What Types of Jobs are Available with a Master’s in Speech Language Pathology?

Students in a Master's in Speech Language Pathology program should look ahead to future careers as they progress through their coursework. There are some really great positions in this field that is focused on preventing speech concerns, assessing existing concerns, and creating treatment plans for patients. While this line of work is typically associate with children who have speech or language concerns, there are also adults that require a speech language pathologist due to concerns with cognitive communication, swallowing disorders, or trauma, just to name a few. Here we discuss some of the jobs that are available with a degree in speech language pathology.

Resource: Top 50 Master's in Speech Language Pathology Degrees

Speech Pathologist

This is one of the more versatile positions that is widely recognized in a number of different settings. According to U.S. News & World Report, speech language pathologists are experiencing growth in the field, likely associated with the aging population and increased awareness of speech disorders. Daily duties can include diagnosing patients, facilitating ongoing treatments, and proving support to families. This can occur in many settings, including schools, hospitals, day cares, colleges, and medical research facilities. The ultimate goal is to help a person overcome their difficulties and learn how to function despite their diagnosis.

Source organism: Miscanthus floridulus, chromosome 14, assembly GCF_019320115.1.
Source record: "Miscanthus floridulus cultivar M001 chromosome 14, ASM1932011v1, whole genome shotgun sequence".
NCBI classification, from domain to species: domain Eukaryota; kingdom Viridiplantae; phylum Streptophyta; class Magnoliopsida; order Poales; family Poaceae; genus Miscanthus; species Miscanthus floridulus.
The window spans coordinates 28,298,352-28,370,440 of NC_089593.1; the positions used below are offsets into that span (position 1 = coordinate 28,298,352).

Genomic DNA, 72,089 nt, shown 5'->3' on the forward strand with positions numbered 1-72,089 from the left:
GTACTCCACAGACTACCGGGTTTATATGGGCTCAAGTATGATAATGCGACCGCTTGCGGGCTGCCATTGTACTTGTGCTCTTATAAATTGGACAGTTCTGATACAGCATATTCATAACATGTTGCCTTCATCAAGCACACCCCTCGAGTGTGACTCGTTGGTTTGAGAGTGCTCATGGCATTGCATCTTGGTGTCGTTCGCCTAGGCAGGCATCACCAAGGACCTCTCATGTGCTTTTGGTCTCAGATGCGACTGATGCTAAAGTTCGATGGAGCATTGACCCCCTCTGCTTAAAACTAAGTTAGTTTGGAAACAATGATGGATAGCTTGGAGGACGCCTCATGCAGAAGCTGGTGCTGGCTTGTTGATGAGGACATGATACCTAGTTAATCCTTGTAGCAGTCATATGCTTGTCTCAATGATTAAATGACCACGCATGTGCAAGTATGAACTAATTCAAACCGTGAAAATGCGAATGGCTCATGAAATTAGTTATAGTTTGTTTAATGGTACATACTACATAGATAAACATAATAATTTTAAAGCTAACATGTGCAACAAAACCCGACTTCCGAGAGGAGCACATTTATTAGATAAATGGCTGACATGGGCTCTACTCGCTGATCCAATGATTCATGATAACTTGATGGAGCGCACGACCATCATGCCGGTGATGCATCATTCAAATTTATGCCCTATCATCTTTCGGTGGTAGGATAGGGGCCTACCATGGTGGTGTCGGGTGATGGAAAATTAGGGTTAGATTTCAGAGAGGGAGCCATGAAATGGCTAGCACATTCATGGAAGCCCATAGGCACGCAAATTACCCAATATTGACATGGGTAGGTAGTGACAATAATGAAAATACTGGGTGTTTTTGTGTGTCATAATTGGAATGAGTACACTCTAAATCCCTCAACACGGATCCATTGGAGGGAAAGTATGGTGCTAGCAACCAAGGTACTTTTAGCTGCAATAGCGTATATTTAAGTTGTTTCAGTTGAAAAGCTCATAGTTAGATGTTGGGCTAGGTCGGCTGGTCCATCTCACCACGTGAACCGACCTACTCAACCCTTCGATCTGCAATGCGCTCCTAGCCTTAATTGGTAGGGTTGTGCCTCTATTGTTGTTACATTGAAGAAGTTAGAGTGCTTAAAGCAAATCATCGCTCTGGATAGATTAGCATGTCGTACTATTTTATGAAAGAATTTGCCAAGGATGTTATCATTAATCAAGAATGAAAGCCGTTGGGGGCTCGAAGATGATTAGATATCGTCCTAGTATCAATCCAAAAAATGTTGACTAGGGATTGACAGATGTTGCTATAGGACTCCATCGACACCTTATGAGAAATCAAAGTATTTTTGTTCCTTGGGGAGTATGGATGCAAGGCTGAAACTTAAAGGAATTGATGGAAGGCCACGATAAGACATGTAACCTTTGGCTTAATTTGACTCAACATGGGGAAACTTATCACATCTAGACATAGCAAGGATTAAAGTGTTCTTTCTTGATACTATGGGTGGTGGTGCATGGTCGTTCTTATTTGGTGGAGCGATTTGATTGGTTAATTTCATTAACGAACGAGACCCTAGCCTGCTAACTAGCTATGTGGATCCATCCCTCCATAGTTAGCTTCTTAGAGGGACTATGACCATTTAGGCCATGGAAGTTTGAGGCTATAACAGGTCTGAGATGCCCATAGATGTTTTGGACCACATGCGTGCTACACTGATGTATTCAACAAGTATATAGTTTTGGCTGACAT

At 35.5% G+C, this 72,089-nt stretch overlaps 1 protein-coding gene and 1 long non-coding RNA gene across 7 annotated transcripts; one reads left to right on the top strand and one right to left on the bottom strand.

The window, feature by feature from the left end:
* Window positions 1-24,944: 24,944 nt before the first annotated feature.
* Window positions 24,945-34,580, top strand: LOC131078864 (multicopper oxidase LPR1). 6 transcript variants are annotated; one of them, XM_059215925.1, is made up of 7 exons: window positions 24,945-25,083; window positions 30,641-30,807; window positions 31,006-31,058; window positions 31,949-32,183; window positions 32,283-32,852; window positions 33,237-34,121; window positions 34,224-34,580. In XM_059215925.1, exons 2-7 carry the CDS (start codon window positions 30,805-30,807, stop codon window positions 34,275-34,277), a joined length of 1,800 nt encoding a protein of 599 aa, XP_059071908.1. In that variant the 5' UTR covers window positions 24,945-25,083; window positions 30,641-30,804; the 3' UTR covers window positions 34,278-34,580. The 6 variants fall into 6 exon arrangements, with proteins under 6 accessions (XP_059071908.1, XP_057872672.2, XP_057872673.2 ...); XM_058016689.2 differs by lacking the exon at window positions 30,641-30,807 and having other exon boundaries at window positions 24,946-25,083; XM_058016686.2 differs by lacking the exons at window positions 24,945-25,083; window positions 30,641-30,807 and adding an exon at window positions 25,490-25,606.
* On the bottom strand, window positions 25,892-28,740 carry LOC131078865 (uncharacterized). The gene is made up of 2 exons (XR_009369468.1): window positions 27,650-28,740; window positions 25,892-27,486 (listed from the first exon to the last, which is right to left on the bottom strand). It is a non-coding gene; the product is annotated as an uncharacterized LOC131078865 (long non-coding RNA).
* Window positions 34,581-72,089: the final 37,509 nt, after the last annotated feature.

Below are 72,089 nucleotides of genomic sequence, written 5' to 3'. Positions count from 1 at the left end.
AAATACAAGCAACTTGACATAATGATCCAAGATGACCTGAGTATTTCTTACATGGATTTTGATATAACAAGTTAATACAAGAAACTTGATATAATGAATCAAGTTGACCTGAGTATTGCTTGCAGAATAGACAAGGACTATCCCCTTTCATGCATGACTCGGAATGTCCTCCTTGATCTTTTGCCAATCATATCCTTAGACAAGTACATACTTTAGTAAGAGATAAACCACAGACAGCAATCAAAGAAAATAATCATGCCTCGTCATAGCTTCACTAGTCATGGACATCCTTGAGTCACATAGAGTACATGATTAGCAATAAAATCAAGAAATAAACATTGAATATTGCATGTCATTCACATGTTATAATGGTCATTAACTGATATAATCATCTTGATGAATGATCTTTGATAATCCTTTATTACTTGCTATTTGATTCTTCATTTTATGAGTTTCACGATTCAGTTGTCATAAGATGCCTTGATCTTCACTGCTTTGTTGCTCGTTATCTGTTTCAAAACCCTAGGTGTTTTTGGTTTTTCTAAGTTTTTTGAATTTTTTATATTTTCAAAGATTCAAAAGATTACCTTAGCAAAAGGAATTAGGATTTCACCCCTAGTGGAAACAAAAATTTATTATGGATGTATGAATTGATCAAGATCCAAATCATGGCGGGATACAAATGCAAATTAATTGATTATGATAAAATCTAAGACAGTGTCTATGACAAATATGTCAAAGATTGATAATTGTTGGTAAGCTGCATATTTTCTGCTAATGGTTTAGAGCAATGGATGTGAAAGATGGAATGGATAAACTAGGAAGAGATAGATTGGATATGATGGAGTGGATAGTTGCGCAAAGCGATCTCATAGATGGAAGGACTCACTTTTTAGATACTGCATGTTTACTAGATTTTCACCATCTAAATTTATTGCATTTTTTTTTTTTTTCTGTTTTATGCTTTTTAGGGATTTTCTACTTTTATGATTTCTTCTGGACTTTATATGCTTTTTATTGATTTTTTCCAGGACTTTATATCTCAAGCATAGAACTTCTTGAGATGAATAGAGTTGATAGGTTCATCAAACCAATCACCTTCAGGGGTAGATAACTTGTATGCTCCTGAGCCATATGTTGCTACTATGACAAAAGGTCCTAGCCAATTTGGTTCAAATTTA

Pediatric Speech Pathologist

This is a specialization of speech pathology that is geared specifically to children from newborns to teenagers. Many times, this professional will work with a child who has just begun to speak, as there may be some developmental concerns that need to be addressed. They may also work with a child who has a cleft palate or a sucking issue. In most cases, it is a good idea to treat patients as young as possible to foster an excellent outcome. The more time that passes, the more difficult it becomes to treat an issue even with the proper diagnosis. This is one of those rewarding jobs that allows you to see a patient grow and develop because of intervention.


This is a role usually filled by experienced speech language pathologists who are ready to share what they know with others. Professors are needed at all levels of college and university instruction, from introductory undergraduate courses to graduate and doctoral programs. Not only does being a professor provide continued impact on the lives of others, but it opens up an avenue of continued research in the field. For those that wish to continue their contribution to speech language pathology, but may want a change of pace from the daily duties of patient care, education is an excellent option.

Students and graduates starting their job search in the field of speech language pathology should consider a number of factors. It is important to consider preferences around the patient age demographic, treatment setting, and future career path. Ultimately, speech language pathologists make a big difference in somebody's life; helping them to grow and function with confident communication abilities.

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